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Social Studies

Scientists’ odd prescription to get rid of snakes Add to ...

A rain of poisonous mice

“Dead mice laced with painkillers are about to rain down on Guam’s jungle canopy,” says Associated Press. “They are scientists’ prescription for a headache that has caused the tiny U.S. territory misery for more than 60 years: the brown tree snake. Most of Guam’s native bird species are extinct because of the snake, which reached the island’s thick jungles by hitching rides from the South Pacific on U.S. military ships shortly after the Second World War. There may be two million of the reptiles on Guam now, decimating wildlife, biting residents and even knocking out electricity by slithering onto power lines,” AP said. Acetaminophen, the active ingredient in painkillers including Tylenol, is toxic to the snakes. In Hawaii, more than 5,000 kilometres away, environmental officials have long feared a similar tree-snake invasion, though they anticipate more of a “snakes on a plane” scenario, AP said.

Lover charged with felony

“Anthony Brasfield saw romance when he released a dozen heart-shaped balloons into the sky over Dania Beach with his sweetie,” reports The South Florida Sun-Sentinel. “A Florida Highway Patrol trooper saw a felony. Brasfield, 40, and his girlfriend, Shaquina Baxter, were in the parking lot of the Motel 6 on Dania Boulevard when he released the shiny red and silver Mylar balloons and watched them float away Sunday morning,” the Sun-Sentinel said. “Brasfield was charged with polluting to harm humans, animals, plants, etc. … Endangered marine turtle species and birds, such as wood storks and brown pelicans, seek refuge in John U. Lloyd State Park, about [2.5 km] east of the motel.”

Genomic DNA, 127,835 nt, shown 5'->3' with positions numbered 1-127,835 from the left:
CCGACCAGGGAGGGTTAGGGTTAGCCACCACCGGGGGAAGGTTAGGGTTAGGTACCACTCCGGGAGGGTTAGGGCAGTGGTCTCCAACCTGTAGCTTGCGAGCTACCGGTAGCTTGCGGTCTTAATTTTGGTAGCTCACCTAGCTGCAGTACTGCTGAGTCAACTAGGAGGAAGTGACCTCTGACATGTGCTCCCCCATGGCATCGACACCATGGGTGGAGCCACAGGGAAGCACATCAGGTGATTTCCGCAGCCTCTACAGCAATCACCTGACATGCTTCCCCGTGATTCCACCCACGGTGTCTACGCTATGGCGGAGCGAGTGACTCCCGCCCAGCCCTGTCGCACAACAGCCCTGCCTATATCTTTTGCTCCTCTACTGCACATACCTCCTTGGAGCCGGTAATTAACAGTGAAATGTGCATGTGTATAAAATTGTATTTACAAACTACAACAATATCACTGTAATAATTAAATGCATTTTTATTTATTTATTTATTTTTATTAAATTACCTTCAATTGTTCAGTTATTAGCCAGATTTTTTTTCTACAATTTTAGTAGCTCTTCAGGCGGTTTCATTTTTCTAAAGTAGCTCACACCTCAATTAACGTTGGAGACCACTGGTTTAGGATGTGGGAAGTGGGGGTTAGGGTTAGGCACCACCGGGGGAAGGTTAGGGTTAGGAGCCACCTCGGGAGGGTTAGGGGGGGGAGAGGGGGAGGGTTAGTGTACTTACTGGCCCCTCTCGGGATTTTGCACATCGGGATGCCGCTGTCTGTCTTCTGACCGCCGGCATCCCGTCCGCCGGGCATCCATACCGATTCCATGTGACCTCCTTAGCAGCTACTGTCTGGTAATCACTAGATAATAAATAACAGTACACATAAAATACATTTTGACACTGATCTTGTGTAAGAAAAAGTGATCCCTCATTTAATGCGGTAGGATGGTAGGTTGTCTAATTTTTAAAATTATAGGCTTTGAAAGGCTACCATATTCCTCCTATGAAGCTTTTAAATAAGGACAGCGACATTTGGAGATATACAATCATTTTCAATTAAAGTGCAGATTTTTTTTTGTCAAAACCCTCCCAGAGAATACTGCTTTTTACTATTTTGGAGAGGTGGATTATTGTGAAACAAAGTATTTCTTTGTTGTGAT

Bookshelf oddities

Since 1978, Britain’s Diagram Prize for Oddest Book Title has been given to the year’s most peculiarly named work. Some of the notable entries of previous years, compiled by The Telegraph:

An Arsonist’s Guide to Writers’ Homes in New England – Brock Clarke

What to Say When You Talk to Yourself – Shad Helmstetter

Truncheons: Their Romance and Reality – Erland Fenn

Competitive trashing

“Would you like all of your Facebook friends to sift through your trash?” writes Evgeny Morozov of The Wall Street Journal. “A group of designers from Britain and Germany think that you might. Meet BinCam, a ‘smart’ trash bin that aims to revolutionize the recycling process. BinCam looks just like your average trash bin, but with a twist: Its upper lid is equipped with a smartphone that snaps a photo every time the lid is shut. The photo is then uploaded to Mechanical Turk, the Amazon-run service that lets freelancers perform laborious tasks for money. In this case, they analyze the photo and decide if your recycling habits conform with the gospel of green living. Eventually, the photo appears on your Facebook page. You are also assigned points, as in a game, based on how well you are meeting the recycling challenge.”

The weight of guilt

“Metaphorically, if something’s weighing on you, you feel responsible for it,” says The

Boston Globe. “According to a new study, though, you can bring that metaphor to life,

literally – and harness it for good. When asked to write about a guilty experience, people who were wearing a heavy backpack reported more guilt than people wearing a light one. They also were more willing to perform an arduous task, choose a healthier snack and cheat less.”

Thought du jour

Like dogs in a wheel, birds in a cage or squirrels in a chain, ambitious men still climb and climb, with great labour and incessant anxiety, but never reach the top.

Robert Browning, English poet (1812-89)

 

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